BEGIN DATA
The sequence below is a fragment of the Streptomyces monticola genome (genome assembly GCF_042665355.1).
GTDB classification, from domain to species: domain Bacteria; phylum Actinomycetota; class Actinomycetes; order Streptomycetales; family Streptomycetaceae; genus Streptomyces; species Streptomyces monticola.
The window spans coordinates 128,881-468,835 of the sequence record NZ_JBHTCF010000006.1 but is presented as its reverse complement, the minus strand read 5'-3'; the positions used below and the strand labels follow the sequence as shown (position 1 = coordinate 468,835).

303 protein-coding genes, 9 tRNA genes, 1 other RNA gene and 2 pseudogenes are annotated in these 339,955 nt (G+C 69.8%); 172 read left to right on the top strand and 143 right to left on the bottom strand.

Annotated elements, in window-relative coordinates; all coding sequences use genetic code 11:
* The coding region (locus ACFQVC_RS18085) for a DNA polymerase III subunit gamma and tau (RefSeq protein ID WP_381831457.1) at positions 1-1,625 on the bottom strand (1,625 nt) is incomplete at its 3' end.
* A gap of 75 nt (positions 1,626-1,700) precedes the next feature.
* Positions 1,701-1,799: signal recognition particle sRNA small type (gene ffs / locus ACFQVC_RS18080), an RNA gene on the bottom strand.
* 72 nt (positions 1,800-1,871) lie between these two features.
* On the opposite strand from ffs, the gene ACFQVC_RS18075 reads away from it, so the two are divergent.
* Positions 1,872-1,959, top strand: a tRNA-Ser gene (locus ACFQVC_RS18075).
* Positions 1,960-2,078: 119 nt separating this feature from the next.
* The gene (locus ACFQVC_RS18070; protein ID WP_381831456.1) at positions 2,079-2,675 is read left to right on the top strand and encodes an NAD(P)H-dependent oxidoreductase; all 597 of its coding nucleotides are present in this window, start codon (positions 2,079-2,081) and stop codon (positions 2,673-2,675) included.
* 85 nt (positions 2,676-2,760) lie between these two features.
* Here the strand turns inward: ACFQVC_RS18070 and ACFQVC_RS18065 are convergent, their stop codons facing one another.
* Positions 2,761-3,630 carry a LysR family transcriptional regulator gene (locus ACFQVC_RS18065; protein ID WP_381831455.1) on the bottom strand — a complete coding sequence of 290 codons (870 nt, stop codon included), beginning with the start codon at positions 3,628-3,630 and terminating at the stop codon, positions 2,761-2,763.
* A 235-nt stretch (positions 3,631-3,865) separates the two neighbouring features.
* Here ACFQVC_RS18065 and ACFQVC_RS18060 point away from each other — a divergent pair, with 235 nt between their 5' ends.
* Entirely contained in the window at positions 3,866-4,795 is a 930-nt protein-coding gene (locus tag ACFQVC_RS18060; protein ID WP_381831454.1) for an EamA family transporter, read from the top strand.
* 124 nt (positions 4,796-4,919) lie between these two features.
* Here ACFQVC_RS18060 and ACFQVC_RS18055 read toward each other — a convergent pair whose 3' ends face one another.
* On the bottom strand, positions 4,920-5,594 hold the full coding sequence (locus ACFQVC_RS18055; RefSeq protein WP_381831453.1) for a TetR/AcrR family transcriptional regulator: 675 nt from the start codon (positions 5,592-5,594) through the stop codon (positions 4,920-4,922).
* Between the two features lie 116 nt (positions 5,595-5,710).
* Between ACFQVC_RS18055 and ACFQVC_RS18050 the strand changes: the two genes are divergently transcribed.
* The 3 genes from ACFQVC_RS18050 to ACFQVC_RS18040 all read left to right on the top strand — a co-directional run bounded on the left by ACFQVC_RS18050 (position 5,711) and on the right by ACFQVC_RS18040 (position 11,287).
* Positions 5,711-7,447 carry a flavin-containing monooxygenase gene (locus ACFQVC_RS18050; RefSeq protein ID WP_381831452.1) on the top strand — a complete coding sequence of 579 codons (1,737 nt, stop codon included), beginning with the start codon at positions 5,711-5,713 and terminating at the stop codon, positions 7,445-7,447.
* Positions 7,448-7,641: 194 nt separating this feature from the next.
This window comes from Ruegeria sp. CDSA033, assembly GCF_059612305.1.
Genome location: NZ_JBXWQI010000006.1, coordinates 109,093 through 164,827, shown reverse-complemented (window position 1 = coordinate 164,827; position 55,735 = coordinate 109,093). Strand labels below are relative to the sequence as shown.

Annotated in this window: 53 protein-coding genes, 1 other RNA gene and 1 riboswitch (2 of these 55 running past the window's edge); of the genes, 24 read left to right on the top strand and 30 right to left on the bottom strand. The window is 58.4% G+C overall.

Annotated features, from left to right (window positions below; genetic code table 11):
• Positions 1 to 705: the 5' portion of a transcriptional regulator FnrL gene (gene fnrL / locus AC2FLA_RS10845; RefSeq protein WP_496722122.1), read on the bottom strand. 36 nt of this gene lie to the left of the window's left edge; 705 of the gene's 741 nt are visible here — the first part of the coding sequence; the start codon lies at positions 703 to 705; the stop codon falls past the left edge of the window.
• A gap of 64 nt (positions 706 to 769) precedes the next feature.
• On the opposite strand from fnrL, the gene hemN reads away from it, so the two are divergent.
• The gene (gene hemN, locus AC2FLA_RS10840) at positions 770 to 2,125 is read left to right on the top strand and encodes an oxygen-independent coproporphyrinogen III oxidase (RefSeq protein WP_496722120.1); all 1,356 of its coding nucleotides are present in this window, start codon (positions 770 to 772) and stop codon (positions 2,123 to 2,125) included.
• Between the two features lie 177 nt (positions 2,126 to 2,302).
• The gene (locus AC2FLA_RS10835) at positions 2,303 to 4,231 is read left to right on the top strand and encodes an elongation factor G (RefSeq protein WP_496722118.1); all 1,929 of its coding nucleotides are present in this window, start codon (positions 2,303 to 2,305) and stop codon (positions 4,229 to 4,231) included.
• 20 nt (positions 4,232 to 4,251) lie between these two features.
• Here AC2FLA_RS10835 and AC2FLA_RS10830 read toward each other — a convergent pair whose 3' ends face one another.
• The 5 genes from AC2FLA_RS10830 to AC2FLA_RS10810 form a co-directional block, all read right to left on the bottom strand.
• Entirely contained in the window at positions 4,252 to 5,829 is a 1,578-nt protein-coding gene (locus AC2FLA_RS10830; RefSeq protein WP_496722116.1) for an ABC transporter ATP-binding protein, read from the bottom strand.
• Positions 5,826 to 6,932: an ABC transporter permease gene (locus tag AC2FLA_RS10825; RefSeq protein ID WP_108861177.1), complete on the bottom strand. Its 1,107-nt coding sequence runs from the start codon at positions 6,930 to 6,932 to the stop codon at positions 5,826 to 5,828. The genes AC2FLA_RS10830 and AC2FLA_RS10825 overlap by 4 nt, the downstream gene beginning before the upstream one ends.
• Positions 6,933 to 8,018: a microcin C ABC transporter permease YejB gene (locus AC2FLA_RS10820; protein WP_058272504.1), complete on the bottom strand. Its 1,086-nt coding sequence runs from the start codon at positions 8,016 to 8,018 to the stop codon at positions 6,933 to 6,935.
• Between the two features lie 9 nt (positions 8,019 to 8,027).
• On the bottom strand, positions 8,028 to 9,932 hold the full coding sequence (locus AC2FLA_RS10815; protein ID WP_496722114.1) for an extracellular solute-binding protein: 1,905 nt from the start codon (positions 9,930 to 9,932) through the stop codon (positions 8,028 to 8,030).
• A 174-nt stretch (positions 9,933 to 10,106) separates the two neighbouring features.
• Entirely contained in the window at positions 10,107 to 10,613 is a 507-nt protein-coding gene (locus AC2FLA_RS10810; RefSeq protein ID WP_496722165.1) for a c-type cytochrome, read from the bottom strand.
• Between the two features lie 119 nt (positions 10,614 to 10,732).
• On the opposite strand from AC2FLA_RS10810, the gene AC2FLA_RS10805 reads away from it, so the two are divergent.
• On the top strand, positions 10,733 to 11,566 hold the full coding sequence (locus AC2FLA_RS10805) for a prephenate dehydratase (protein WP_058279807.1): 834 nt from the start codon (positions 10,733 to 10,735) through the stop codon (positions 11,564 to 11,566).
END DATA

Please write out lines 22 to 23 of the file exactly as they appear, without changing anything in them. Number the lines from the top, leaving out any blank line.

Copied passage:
* On the bottom strand, positions 4,920-5,594 hold the full coding sequence (locus ACFQVC_RS18055; RefSeq protein WP_381831453.1) for a TetR/AcrR family transcriptional regulator: 675 nt from the start codon (positions 5,592-5,594) through the stop codon (positions 4,920-4,922).
* Between the two features lie 116 nt (positions 5,595-5,710).